Warm Up

The simple act of active warm up and stride outs can make big differences in your running form and your ability to race quickly. The other major benefit of a proper warm-up is injury reduction. This workout is modelled after my favourite track and cross country running warm-ups.

Make sure you warm-up by running before you do the active warm-up exercises. These are best to do right before you start the intensity sessions. The stride-outs are great to do before and after your intensity session, or toward the end of your other runs. Really, all of these exercises could be done daily and it would only improve your running.

Video and photos coming as soon as the snow melts in Golden!


Active Warm Up Exercise 1: A’s

The focus of “A’s” or high-knees is range of motion and posture. Essentially you’re just walking and skipping, lifting your knees high to or above hip level.


  • Weight on the balls of your feet

  • Good posture (tall through the top of your head)

  • Feet remain flexed at all points (do not point your toes)

  • Arms are held at a right angle (running position).

  • When you move from walking to skipping, the drive of your knee up is what prompts the skip.

Do 2x walking at 25m, then 2 x skipping at 25m. (easy walk return).


Active Warm Up Exercise 2: B’s

The focus of “B’s” is again range of motion and also a great way to stretch your hamstrings. Please be careful doing this exercise if you have a history of hamstring injuries! The general motion is an A (above), followed by extending your leg straight and snapping it through. The fastest part of this motion, and the focus, should be on the straight-leg snap-back (like a pawing motion)… specifically NOT on “kicking” forward as the forward motion should be fairly controlled.


  • Weight on the balls of your feet, good posture, right-angle arms, and flexed feet (same as A’s)

  • Extend your leg “slowly” with the foot flexed, then have a quick snap back to the ground.

  • When your foot snaps back you should be scuffing the dirt/grass/etc.

  • The skip is driven by the high knees; for most people, skipping in this exercise is easier than walking.

Do 2x walking at 25m, then 2 x skipping at 25m. (easy walk return).


Active Warm Up Exercise 3: C’s

The butt-kicker! This exercise is designed to improve your foot recovery position and also train your body for fast turnover. In essence you’re kicking your butt as fast as you can. The focus is not on forward motion, but leg speed and form. You may not go anywhere and that’s OK!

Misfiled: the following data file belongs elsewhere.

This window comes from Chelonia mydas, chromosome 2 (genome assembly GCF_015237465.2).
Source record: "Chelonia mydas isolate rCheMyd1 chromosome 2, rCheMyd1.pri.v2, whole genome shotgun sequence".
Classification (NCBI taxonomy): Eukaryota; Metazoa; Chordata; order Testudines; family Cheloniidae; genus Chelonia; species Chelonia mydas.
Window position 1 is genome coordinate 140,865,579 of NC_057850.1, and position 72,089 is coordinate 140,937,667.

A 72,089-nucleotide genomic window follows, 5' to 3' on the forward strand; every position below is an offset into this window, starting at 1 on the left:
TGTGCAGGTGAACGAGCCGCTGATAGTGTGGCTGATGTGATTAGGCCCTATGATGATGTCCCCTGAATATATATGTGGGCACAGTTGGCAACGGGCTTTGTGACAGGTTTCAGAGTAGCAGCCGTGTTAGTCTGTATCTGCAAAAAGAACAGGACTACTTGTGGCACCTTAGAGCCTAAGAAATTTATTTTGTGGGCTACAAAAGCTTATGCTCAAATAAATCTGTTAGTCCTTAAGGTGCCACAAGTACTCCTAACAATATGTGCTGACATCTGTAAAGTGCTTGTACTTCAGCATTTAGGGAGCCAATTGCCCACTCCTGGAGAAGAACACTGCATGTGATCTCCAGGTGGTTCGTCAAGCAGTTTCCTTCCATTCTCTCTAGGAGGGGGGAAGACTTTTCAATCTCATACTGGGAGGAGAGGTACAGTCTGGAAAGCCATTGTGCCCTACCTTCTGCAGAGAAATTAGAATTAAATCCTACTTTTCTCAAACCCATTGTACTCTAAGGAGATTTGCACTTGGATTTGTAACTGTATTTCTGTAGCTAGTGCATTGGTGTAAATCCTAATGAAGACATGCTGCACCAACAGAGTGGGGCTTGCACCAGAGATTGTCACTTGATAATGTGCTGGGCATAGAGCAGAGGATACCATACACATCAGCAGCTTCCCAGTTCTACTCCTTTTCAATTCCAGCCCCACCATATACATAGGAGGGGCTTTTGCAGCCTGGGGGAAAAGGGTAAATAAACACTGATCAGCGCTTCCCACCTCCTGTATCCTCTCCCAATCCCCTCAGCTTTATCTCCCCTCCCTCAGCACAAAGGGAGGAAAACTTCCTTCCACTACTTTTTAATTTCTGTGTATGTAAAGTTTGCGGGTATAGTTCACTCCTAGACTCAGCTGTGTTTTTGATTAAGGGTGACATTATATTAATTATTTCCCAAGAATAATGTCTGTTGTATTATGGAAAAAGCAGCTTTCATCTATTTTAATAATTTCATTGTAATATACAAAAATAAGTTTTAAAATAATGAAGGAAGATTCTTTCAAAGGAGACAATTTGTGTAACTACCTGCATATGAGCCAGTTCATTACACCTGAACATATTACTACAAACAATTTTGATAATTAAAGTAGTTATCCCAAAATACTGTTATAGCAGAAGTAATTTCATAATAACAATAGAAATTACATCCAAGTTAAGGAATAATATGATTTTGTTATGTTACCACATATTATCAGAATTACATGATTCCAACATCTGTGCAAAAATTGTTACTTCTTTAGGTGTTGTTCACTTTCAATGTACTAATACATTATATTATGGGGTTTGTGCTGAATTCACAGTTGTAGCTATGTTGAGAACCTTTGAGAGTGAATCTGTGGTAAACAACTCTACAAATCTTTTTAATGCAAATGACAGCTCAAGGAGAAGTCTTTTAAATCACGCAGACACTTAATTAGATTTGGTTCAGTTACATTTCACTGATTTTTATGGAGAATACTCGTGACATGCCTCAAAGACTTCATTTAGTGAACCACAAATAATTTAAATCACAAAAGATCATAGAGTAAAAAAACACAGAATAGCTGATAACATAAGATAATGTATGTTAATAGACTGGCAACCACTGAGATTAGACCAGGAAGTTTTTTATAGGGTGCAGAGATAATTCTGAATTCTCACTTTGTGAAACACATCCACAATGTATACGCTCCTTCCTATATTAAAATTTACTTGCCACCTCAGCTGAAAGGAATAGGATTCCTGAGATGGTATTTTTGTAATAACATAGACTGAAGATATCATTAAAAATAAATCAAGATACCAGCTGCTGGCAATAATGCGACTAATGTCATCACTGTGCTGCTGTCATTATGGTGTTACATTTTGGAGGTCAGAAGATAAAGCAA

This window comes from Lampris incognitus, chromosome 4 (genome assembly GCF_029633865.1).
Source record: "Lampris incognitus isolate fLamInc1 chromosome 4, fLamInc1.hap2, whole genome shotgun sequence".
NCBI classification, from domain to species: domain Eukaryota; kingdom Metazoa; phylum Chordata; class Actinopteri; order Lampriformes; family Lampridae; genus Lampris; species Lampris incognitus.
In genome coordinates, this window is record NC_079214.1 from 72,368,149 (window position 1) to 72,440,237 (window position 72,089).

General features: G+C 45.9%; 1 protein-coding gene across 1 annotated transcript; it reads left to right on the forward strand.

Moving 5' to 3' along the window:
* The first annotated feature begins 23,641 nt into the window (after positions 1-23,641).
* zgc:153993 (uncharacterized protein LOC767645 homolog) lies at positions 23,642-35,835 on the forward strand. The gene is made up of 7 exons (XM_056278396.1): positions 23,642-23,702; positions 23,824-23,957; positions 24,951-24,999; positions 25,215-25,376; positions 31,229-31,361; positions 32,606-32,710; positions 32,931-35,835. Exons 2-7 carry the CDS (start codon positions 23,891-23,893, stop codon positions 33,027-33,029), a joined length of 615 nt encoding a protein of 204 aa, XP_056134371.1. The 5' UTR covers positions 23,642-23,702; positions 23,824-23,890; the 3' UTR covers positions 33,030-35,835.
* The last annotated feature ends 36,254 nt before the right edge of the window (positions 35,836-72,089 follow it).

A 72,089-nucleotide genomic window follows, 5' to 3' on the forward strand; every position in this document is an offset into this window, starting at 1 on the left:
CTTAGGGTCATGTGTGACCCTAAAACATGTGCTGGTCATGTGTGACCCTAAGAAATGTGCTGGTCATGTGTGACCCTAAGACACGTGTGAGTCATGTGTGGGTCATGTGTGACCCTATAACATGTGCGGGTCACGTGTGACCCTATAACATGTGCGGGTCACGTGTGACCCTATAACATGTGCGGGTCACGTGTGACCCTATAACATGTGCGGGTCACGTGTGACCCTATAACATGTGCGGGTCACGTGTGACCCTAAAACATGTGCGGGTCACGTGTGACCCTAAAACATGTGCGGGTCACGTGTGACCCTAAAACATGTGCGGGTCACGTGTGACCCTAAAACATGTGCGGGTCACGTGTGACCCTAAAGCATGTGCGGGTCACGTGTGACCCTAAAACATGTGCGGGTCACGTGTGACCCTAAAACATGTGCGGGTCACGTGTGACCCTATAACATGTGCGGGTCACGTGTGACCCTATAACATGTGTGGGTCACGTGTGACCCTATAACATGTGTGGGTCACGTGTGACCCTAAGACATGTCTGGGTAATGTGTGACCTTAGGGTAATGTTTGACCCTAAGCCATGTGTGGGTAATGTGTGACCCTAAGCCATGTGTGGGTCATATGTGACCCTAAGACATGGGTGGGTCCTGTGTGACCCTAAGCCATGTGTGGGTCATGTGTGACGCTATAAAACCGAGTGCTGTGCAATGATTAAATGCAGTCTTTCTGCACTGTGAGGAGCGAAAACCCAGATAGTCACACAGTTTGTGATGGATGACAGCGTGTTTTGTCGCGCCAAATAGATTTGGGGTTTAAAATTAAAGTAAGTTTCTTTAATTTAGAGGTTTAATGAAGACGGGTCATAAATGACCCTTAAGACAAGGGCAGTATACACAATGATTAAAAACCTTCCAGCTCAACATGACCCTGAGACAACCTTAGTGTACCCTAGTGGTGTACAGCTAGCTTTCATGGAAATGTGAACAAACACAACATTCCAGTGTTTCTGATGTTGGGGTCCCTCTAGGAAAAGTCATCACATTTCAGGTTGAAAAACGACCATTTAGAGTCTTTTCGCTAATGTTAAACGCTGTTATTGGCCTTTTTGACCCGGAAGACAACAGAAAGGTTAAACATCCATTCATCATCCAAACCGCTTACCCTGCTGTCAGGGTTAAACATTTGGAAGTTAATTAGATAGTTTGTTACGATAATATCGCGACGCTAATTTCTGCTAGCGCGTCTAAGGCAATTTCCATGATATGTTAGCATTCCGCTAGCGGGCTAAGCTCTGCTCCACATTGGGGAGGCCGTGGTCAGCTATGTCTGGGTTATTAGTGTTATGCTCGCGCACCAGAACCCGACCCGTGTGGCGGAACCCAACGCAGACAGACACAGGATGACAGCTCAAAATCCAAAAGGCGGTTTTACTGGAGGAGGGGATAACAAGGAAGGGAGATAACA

• Weight on the balls of your feet, good posture, right-angle arms, and flexed feet (same as A’s)

  • Keep your knees exactly beside each other as you bring your heel up to kick your butt.

Do 2x at 25m. (easy walk return).


Active Warm Up Exercise 4: Skips and Stretches

There are lots of other exercises you can add to the warm up, including a variety of skipping (like you’re 10 on the playground) and swinging your arms in circles, or front-to-back. These are all great exercises as well and a great way to kill time while keeping your heart rate high before a race. However, in real life, we often don’t have time for extended warm-ups for our work-outs so I’ll leave them out of this tutorial.



Stride-outs are best done after you do the active warm-up exercises above as you should be translating the form you just practised into running: high knees, good leg extension and powerful pull from the hamstrings, and a snappy foot recovery that brings your heels right to your bum. This is high speed running!

Stride outs are anywhere from 80 - 150 metres in length. Start out with small, driving steps that slowly extending in length. This is a great place to think about fast turnover/cadence. By the 30-40% mark of the stride-out you should be approaching top-top speed, with high turn-over maintained from your start and long strides. Hold the top-speed until the 60-75% point of your stride out and then slowly decelerate until you’ve reached a full stop. Walk back to where you started and repeat. Repeat 3-6 times.

While stride-outs are fast, they should not be hard intensity. After the initial shock of teaching your body new movement, these should give you energy, rather than drain energy.